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4.2.4. Central Velocity Dispersions.
III. Correlation With Line Strength

The parameter correlations discussed so far suggest that the properties of elliptical galaxies are largely controlled by one parameter, the total luminosity L (e.g., Faber 1973b). Core parameters correlate closely with L; these include central velocity dispersion, core radius, central surface brightness and metallicity (6) Also correlating with L, although with larger scatter, are global parameters such as the effective radius and surface brightness (section 3.3.3) and a measure (V/sigma)* of the dynamical importance of rotation versus random motions (section 4.2.6). However, a closer examination of the logsigma - MB and Mg2 - MB correlations suggests that a second parameter is at work. This result (Terlevich et al. 1981) is summarized in Figure 34.

Figure 34

Figure 34. Parameter plots from Terlevich et al. (1981) illustrating the probable two-parameter nature of elliptical galaxies. Panels (a) - (d) show correlations with absolute magnitude MB of the logarithm of the velocity dispersion, logsigma, and the metallicity index Mg2. The measured parameters are shown in (a) and (b). The scatter is large compared with the estimated error bars, and is therefore real. Panel (e) shows that the deviations delta logsigma and deltaMg2 from the least-squares lines shown in (a), (b) correlate with each other. Terlevich and collaborators argue that the correlation does not result from subtle measuring errors. In particular, errors in MB are likely to be too small to have an effect, and would produce the wrong slope. The arrow in (e) shows the result of a 1 mag error in MB. The equation of the correlation is delta logsigma = 1.852(delta Mg2) + 0.015 (straight line). The fact that the deviations correlate suggests that a single second parameter is responsible. The effect of this parameter can be removed by using the delta logsigma - delta Mg2 relation to reduce (say) the observed logsigma - MB correlation (a) to the mean Mg2 - MB relation. The result is panel (c), which shows logsigmacorr = logsigma - 1.852(delta Mg2) - 0.015 versus MB. The Mg2 - MB correlation is similarly reduced to the mean logsigma - MB relation in panel (d). In both cases the scatter is greatly reduced and consistent with measuring errors. The straight lines in (c), (d) are new least-squares fits (equations 24, 25), with the four labeled galaxies omitted.

The correlation of sigmaMg2 and sigma logsigma implies that the galaxies occupy a canted surface in logsigma - Mg2 - MB space. A combined least-squares fit yields

Equation 23 (23)

The individual relations corrected for the second parameter (Fig. 34c,d) are:

Equation 24 (24)

using MB and logsigmacorr as independent variables, respectively;

Equation 25 (25)

Figure 34 suggests that the second parameter may be related to the intrinsic axial ratio. On average, apparently rounder galaxies have higher sigma and stronger metal lines than flatter galaxies (cf. van den Bergh's 1979 result that rounder galaxies are redder). Note that projection effects should fill in the region below the correlations in Figure 34 (f) and (g) with intrinsically flattened galaxies that are seen nearly face-on.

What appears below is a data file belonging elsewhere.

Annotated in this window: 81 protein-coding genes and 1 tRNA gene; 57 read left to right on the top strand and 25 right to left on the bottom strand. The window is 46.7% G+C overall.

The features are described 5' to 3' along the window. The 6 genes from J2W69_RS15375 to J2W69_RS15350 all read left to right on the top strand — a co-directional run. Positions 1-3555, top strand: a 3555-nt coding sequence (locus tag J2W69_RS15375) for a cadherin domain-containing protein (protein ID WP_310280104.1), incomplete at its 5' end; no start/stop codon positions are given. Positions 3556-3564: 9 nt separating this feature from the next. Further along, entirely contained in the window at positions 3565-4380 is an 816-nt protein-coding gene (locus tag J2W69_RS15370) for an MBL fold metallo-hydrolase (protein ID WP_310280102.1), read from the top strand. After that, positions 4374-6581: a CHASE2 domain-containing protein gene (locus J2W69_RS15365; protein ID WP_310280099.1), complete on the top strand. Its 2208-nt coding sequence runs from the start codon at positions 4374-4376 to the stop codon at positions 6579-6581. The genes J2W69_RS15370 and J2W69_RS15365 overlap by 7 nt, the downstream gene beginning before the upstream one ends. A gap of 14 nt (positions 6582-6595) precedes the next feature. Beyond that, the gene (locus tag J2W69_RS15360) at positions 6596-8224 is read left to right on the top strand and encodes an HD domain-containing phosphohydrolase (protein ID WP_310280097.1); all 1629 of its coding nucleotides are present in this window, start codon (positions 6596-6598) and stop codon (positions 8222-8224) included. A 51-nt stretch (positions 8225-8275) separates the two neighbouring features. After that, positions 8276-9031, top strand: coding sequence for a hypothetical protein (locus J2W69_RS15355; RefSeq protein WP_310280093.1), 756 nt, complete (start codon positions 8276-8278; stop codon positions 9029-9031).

The above results have been criticized by Tonry and Davis (1981b), who do not confirm the correlations with axial ratio. They suggest that logsigma and Mg2 do not separately correlate with MB. Instead, they believe that the delta logsigma - deltaMg2 relation is driven by a correlation between logsigma and Mg2. Such a correlation does exist. When plotted using parameters from Terlevich et al. (1981) the scatter is even consistent with the measuring errors, a result which supports Tonry and Davis' suggestion. In fact, the scatter is produced in part by the dispersion in MB (the "second parameter" in this plot). Thus it may be that the true second parameter in ellipticals is related to Mg2 or logsigma as well as being related to flattening. However, flattening does seem to be involved in the second parameter (Tonry and Davis apparently did not find any correlations with flattening because their measuring errors were too large, Davies 1982). The above discussion is consistent with Terlevich et al. (1981), who state their conclusions cautiously.

The correlations of Figure 34 contain information about the true shapes of ellipticals, although they are difficult to interpret because intrinsic correlations with flattening as well as the viewing geometry may be involved. The parameter relations also have implications for theories of galaxy formation, being generally easier to reconcile with dissipational-collapse theories than with dissipationless formation. Our understanding of these implications is very rudimentary. Besides enlarging the galaxy sample, we need to explore correlations with parameters which measure more global dynamical quantities.

Panels (f) and (g) suggest that the second parameter may be related to intrinsic axial ratio. They show correlations between the logarithm of the observed axial ratio a/b and deviations Delta Mg2 and Delta logsigma from the corrected relations (c), (d). Only galaxies brighter than MB appeq - 20 are illustrated; fainter galaxies tend to be more heterogeneous in their stellar populations (Faber 1977) and show weaker correlations with log(a/b).

6 The metallicity is measured using an index Mg2 of the strength of Mg I "b" plus MgH at ~ 5178Å, see Faber, Burstein and Dressler (1977). The calibration of Mg2 (in mag) is [Fe/H] = 3.9 Mg2 - 0.9, where [Fe/H] is the logarithmic metal, abundance relative to the sun (Burstein 1979a; Terlevich et al. 1981). Further discussion of Mg2 is found in references given in Terlevich et al. (1981). The Mg2 - MB correlation is illustrated in Fig. 1 of Faber (1977). Back.

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